Voluntary reports of adverse events temporally associated with donepezil hydrochloride that have been received since market introduction that are not listed above, and for which there are inadequate data to determine the causal relationship with the drug include the following: abdominal pain, agitation, cholecystitis, confusion, convulsions, hallucinations, heart block (all types), hemolytic anemia, hepatitis, hyponatremia, neuroleptic malignant syndrome, pancreatitis, and rash.
No in vivo clinical trials have investigated the effect of donepezil hydrochloride on the clearance of drugs metabolized by CYP 3A4 (e.g. cisapride, terfenadine) or by CYP 2D6 (e.g. imipramine). However, in vitro studies show a low rate of binding to these enzymes (mean Ki about 50-130 µM), that, given the therapeutic plasma concentrations of donepezil (164 nM), indicates little likelihood of interference.
Whether donepezil hydrochloride has any potential for enzyme induction is not known. Formal pharmacokinetic studies evaluated the potential of donepezil hydrochloride for interaction with theophylline, cimetidine, warfarin, digoxin and ketoconazole. No effects of donepezil hydrochloride on the pharmacokinetics of these drugs were observed.
Ketoconazole and quinidine, inhibitors of CYP450, 3A4 and 2D6, respectively, inhibit donepezil metabolism in vitro. Whether there is a clinical effect of quinidine is not known. In a 7-day crossover study in 18 healthy volunteers, ketoconazole (200 mg q.d.) increased mean donepezil (5 mg q.d.) concentrations (AUC0-24 and Cmax ) by 36%. The clinical relevance of this increase in concentration is unknown.
Inducers of CYP 2D6 and CYP 3A4 (e.g., phenytoin, carbamazepine, dexamethasone, rifampin, and phenobarbital) could increase the rate of elimination of donepezil hydrochloride.
Formal pharmacokinetic studies demonstrated that the metabolism of donepezil hydrochloride is not significantly affected by concurrent administration of digoxin or cimetidine.
Pregnancy Category C: There are no adequate or well-controlled studies in pregnant women. Donepezil hydrochloride should be used during pregnancy only if the potential benefit justifies the potential risk to the fetus.
Oral administration of donepezil to pregnant rats and rabbits during the period of organogenesis did not produce any teratogenic effects at doses up to 16 mg/kg/day (approximately 16 times the maximum recommended human dose [MRHD] of 10 mg/day on a mg/m2 basis) and 10 mg/kg/day (approximately 20 times the MRHD on a mg/m2 basis), respectively. Oral administration of donepezil (1, 3, 10 mg/kg/day) to rats during late gestation and throughout lactation to weaning produced an increase in stillbirths and reduced offspring survival through postpartum day 4 at the highest dose. The no-effect dose of 3 mg/kg/day is approximately 3 times the MRHD on a mg/m2 basis.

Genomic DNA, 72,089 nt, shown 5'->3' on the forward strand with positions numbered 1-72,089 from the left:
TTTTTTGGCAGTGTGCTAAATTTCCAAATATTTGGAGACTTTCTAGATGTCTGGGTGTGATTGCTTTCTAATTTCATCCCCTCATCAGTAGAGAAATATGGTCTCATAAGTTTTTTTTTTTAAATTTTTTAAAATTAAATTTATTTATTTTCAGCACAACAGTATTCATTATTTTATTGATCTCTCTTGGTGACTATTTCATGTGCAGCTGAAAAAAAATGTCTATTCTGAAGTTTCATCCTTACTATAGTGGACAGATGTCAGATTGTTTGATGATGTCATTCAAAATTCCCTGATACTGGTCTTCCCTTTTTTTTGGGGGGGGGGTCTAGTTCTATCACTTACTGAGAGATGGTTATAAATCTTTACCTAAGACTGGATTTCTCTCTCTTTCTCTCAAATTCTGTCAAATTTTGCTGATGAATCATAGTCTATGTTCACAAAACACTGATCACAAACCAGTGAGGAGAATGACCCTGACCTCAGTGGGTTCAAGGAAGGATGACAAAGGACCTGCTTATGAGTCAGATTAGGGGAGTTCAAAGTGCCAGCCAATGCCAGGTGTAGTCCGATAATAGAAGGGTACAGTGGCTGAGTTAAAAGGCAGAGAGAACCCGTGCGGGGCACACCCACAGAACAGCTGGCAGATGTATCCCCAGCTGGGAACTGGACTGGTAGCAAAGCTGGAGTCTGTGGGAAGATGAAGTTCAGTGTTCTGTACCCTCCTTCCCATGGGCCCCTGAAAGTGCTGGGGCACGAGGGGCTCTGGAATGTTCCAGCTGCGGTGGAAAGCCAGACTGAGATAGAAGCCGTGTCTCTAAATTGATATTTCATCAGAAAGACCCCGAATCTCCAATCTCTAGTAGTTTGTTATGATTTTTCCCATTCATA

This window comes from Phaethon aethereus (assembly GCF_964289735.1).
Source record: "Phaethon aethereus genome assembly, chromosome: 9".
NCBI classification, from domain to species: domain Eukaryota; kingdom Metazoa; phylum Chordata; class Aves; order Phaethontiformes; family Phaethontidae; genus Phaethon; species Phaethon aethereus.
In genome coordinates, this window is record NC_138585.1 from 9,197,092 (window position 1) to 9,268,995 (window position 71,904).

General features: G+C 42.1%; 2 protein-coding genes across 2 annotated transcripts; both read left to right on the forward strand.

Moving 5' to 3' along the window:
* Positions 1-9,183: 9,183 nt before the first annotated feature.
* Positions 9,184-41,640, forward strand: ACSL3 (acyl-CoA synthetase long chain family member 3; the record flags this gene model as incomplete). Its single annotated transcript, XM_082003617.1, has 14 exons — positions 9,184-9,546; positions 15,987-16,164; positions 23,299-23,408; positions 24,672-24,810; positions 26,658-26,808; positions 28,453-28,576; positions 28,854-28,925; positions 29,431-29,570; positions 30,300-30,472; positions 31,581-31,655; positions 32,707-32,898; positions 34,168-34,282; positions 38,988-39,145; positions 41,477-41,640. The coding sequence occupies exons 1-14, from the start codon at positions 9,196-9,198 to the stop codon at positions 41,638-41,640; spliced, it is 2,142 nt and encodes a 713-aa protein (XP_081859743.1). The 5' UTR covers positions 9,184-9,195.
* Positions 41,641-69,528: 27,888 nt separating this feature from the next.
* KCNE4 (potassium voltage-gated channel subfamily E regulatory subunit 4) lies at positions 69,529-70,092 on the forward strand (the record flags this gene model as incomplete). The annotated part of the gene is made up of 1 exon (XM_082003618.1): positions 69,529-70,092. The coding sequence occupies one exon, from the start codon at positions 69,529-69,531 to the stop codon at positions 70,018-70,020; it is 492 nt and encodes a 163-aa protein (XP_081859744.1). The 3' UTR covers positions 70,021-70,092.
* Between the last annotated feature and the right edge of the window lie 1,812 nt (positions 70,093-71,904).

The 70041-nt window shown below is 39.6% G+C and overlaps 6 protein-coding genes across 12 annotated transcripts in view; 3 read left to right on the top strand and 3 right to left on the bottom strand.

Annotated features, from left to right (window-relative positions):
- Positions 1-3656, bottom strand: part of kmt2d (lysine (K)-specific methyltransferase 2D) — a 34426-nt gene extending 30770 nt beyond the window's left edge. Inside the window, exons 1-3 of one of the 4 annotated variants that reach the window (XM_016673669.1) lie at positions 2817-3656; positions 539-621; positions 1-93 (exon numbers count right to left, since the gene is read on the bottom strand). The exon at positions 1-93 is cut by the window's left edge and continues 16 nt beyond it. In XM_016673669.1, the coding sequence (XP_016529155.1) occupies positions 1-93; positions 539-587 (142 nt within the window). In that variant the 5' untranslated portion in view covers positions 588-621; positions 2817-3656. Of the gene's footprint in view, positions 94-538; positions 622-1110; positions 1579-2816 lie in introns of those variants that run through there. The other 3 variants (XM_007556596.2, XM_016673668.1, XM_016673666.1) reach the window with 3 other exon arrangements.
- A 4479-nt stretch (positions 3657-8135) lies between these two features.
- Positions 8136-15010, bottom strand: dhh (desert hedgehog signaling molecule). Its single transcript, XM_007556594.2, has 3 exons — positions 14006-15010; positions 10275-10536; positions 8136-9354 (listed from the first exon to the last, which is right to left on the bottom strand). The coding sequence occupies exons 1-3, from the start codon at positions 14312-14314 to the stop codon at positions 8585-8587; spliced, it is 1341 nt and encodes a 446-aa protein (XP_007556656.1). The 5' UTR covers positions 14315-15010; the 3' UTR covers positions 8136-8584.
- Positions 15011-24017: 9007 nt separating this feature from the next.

Alzheimer’s disease is a disorder occurring primarily in individuals over 55 years of age. The mean age of patients enrolled in the clinical studies with donepezil hydrochloride was 73 years; 80% of these patients were between 65 and 84 years old, and 49% of patients were at or above the age of 75. The efficacy and safety data presented in the clinical trials section were obtained from these patients. There were no clinically significant differences in most adverse events reported by patient groups ≥65 years old and < 65 years old.
Because strategies for the management of overdose are continually evolving, it is advisable to contact a Poison Control Center to determine the latest recommendations for the management of an overdose of any drug.
As in any case of overdose, general supportive measures should be utilized. Overdosage with cholinesterase inhibitors can result in cholinergic crisis characterized by severe nausea, vomiting, salivation, sweating, bradycardia, hypotension, respiratory depression, collapse and convulsions. Increasing muscle weakness is a possibility and may result in death if respiratory muscles are involved. Tertiary anticholinergics such as atropine may be used as an antidote for donepezil hydrochloride overdosage. Intravenous atropine sulfate titrated to effect is recommended: an initial dose of 1 to 2 mg IV with subsequent doses based upon clinical response. Atypical responses in blood pressure and heart rate have been reported with other cholinomimetics when co-administered with quaternary anticholinergics such as glycopyrrolate. It is not known whether donepezil hydrochloride and/or its metabolites can be removed by dialysis (hemodialysis, peritoneal dialysis, or hemofiltration).
Dose-related signs of toxicity in animals included reduced spontaneous movement, prone position, staggering gait, lacrimation, clonic convulsions, depressed respiration, salivation, miosis, tremors, fasciculation and lower body surface temperature.